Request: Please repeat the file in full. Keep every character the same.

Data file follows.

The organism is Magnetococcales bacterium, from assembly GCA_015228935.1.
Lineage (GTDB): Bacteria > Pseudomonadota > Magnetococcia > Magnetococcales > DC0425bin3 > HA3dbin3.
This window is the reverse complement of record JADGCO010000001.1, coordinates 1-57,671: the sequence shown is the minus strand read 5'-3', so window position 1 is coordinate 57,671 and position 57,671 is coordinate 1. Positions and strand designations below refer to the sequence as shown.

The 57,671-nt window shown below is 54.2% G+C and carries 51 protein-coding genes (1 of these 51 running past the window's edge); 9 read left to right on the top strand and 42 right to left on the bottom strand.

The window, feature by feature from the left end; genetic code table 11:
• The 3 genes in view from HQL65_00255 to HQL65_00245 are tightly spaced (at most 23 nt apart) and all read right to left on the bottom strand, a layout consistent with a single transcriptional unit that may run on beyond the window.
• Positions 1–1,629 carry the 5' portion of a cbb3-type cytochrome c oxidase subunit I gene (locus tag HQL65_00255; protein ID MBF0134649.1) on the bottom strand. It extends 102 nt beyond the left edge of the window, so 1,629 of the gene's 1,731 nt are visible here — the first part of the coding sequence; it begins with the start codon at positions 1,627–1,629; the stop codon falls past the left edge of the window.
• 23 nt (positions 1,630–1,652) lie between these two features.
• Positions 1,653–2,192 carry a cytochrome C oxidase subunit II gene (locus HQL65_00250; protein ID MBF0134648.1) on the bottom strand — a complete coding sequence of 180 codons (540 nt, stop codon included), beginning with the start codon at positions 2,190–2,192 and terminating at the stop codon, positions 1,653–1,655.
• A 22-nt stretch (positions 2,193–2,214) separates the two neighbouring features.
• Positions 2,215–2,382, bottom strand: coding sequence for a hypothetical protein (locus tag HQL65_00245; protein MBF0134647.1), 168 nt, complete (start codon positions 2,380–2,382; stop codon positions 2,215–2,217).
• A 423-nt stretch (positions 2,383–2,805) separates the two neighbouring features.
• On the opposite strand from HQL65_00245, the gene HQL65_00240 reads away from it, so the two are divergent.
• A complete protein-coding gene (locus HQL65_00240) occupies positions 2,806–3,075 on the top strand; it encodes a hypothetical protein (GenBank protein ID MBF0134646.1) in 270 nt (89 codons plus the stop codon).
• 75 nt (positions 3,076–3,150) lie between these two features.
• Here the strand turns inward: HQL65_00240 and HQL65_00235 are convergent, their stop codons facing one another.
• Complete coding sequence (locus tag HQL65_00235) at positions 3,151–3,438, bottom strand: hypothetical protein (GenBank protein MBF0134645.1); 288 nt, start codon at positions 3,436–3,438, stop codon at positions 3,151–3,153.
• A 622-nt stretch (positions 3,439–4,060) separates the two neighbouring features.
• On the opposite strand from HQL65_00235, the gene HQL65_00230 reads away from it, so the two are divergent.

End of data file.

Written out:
The organism is Magnetococcales bacterium, from assembly GCA_015228935.1.
Lineage (GTDB): Bacteria > Pseudomonadota > Magnetococcia > Magnetococcales > DC0425bin3 > HA3dbin3.
This window is the reverse complement of record JADGCO010000001.1, coordinates 1-57,671: the sequence shown is the minus strand read 5'-3', so window position 1 is coordinate 57,671 and position 57,671 is coordinate 1. Positions and strand designations below refer to the sequence as shown.

The 57,671-nt window shown below is 54.2% G+C and carries 51 protein-coding genes (1 of these 51 running past the window's edge); 9 read left to right on the top strand and 42 right to left on the bottom strand.

The window, feature by feature from the left end; genetic code table 11:
• The 3 genes in view from HQL65_00255 to HQL65_00245 are tightly spaced (at most 23 nt apart) and all read right to left on the bottom strand, a layout consistent with a single transcriptional unit that may run on beyond the window.
• Positions 1–1,629 carry the 5' portion of a cbb3-type cytochrome c oxidase subunit I gene (locus tag HQL65_00255; protein ID MBF0134649.1) on the bottom strand. It extends 102 nt beyond the left edge of the window, so 1,629 of the gene's 1,731 nt are visible here — the first part of the coding sequence; it begins with the start codon at positions 1,627–1,629; the stop codon falls past the left edge of the window.
• 23 nt (positions 1,630–1,652) lie between these two features.
• Positions 1,653–2,192 carry a cytochrome C oxidase subunit II gene (locus HQL65_00250; protein ID MBF0134648.1) on the bottom strand — a complete coding sequence of 180 codons (540 nt, stop codon included), beginning with the start codon at positions 2,190–2,192 and terminating at the stop codon, positions 1,653–1,655.
• A 22-nt stretch (positions 2,193–2,214) separates the two neighbouring features.
• Positions 2,215–2,382, bottom strand: coding sequence for a hypothetical protein (locus tag HQL65_00245; protein MBF0134647.1), 168 nt, complete (start codon positions 2,380–2,382; stop codon positions 2,215–2,217).
• A 423-nt stretch (positions 2,383–2,805) separates the two neighbouring features.
• On the opposite strand from HQL65_00245, the gene HQL65_00240 reads away from it, so the two are divergent.
• A complete protein-coding gene (locus HQL65_00240) occupies positions 2,806–3,075 on the top strand; it encodes a hypothetical protein (GenBank protein ID MBF0134646.1) in 270 nt (89 codons plus the stop codon).
• 75 nt (positions 3,076–3,150) lie between these two features.
• Here the strand turns inward: HQL65_00240 and HQL65_00235 are convergent, their stop codons facing one another.
• Complete coding sequence (locus tag HQL65_00235) at positions 3,151–3,438, bottom strand: hypothetical protein (GenBank protein MBF0134645.1); 288 nt, start codon at positions 3,436–3,438, stop codon at positions 3,151–3,153.
• A 622-nt stretch (positions 3,439–4,060) separates the two neighbouring features.
• On the opposite strand from HQL65_00235, the gene HQL65_00230 reads away from it, so the two are divergent.